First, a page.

# Expert strategy obvious in most cases

January 16, 2018 3:00 AM

by
Elliot Frome

Two weeks ago, I discussed the three key components of Expert Strategy. These are knowing which games to play, knowing the right strategy and knowing what to expect. Most of the effort goes into the middle one. It is where I spend most of my time.

I don’t spend it on learning the right strategy. I spend my time determining it for each game. You’ll note I said “determining” not “creating.” One cannot create the proper strategy for a game. The expert strategy is what it is. The key is to figure out what it is and putting it into a format the average human can use.

I also didn’t use the word discover, as if one would stumble upon it out of sheer luck. The strategy is determined because there are clear methods for determining what it is for each type of scenario. It is all based on math.

Some use formulas alone for determining the strategy. Others use computer programs to determine them. I fall into this latter category. While I still rely on math for guiding me, I prefer computer programs that either run exhaustive analyses of the scenario or simulate the scenarios enough times to get a clear picture of the correct strategy.

In most cases, the strategy is obvious. It is in the relatively small number of cases that two possible choices result in a close call between right and wrong. For example, the decision of what to do with a Hard 15 vs. a Dealer 6 does not take a great deal of effort to determine. You can perform the math calculations to figure out all the possible outcomes or you can run as little as 10,000 hands and figure out Sticking is a much better strategy than any alternative.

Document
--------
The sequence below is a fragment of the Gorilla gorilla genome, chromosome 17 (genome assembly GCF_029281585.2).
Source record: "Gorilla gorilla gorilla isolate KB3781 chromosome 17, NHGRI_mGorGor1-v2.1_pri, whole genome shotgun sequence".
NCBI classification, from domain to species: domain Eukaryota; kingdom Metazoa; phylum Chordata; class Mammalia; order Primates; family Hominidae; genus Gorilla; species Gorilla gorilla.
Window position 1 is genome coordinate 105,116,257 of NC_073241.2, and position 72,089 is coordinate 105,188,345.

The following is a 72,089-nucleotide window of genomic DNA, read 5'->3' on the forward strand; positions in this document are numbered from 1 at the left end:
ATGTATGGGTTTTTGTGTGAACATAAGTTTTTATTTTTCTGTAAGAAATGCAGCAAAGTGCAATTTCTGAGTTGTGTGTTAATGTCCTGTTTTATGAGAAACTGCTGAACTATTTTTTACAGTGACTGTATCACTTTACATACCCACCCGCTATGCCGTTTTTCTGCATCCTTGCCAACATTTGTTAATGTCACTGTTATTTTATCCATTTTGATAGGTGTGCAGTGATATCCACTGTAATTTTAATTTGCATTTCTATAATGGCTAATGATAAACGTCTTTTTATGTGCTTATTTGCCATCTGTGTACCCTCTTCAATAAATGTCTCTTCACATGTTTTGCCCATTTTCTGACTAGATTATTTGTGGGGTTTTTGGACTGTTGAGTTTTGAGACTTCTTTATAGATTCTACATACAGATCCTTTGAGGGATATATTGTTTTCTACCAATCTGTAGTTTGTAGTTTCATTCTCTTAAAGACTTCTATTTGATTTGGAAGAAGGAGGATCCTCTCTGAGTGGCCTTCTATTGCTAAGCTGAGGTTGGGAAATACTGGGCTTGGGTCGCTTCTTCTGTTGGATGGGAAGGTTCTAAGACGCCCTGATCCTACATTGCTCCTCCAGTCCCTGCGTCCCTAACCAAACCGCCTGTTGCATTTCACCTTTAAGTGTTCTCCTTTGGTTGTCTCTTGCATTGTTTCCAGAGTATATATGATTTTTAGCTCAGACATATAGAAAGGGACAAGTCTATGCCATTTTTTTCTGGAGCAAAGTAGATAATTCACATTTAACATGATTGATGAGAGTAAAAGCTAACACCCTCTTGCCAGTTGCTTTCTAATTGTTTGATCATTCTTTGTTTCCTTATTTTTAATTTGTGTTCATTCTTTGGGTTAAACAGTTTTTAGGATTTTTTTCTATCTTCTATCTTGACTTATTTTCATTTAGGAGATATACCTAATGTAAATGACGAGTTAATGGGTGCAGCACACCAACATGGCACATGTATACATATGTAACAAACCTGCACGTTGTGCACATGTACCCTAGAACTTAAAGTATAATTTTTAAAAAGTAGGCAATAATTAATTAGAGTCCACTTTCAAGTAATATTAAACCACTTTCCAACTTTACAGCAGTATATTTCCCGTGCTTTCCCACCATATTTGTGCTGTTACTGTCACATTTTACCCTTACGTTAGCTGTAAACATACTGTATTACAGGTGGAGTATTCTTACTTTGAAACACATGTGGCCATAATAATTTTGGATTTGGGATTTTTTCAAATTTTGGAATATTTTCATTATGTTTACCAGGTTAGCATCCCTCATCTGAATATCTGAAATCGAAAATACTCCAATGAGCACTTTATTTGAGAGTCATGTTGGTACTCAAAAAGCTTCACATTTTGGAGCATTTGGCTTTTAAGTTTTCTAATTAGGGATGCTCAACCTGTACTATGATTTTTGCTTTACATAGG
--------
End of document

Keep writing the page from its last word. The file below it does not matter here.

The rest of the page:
But what about hitting a Hard 12 against a Dealer 2? How about a 13 against a Dealer 2? There is a clear answer, but the difference is far smaller than my prior example. The situation is so close the strategy depends on which type of blackjack you are playing. In regular blackjack, you hit the 12 and stick on the 13. But if you’re playing Spanish 21 or a Push 22 variant, you would hit the 13. In Spanish 21, you would even hit a 14!

In fact, in Spanish 21, if you had a 6-Card 15 (not an easy feat) vs. a Dealer 6, you would hit that situation because you are hoping for a 7-card 21 and the bonus payout that comes with it. This just shows the entire process is math based. If Spanish 21 didn’t have these bonus payouts, then you would certainly not hit the 15. But using math to evaluate each of these very discrete possibilities – hit or stick – tells us one is clearly superior to the other.

And here come those very important words – in the long run. One in 13 times, that 15 will draw a 6 (assuming you haven’t been counting and know otherwise). When this happens, you might be tempted to think it is the right decision. Hey, you’ll even take a 4 or a 5. These cards are likely to turn your losing hand into a winning one.

The problem is you are four times more likely to draw a 10 than a 6. Throw in 7 through 9, which also bust your hand, and you are more likely to bust than not bust if you take a hit. But, I think you already realize this with a hand like a 15.

But were you sure about the strategy of hitting the 12 vs. a 2? I’ve seen players groan when other players hit these cases, but it is clearly the right answer, mathematically. However a lot of people use a strategy of don’t risk busting against a dealer “bust” card. Problem is, the 2 isn’t really a bust card for the dealer.

The players who think this way didn’t determine anything. They didn’t learn the right strategy. I’m not sure exactly what they did, but you should be thankful for them. If it wasn’t for all the players who play less than expertly, the casinos wouldn’t be able to offer blackjack with a 99.5% payback. But I’ll save that topic for a future column.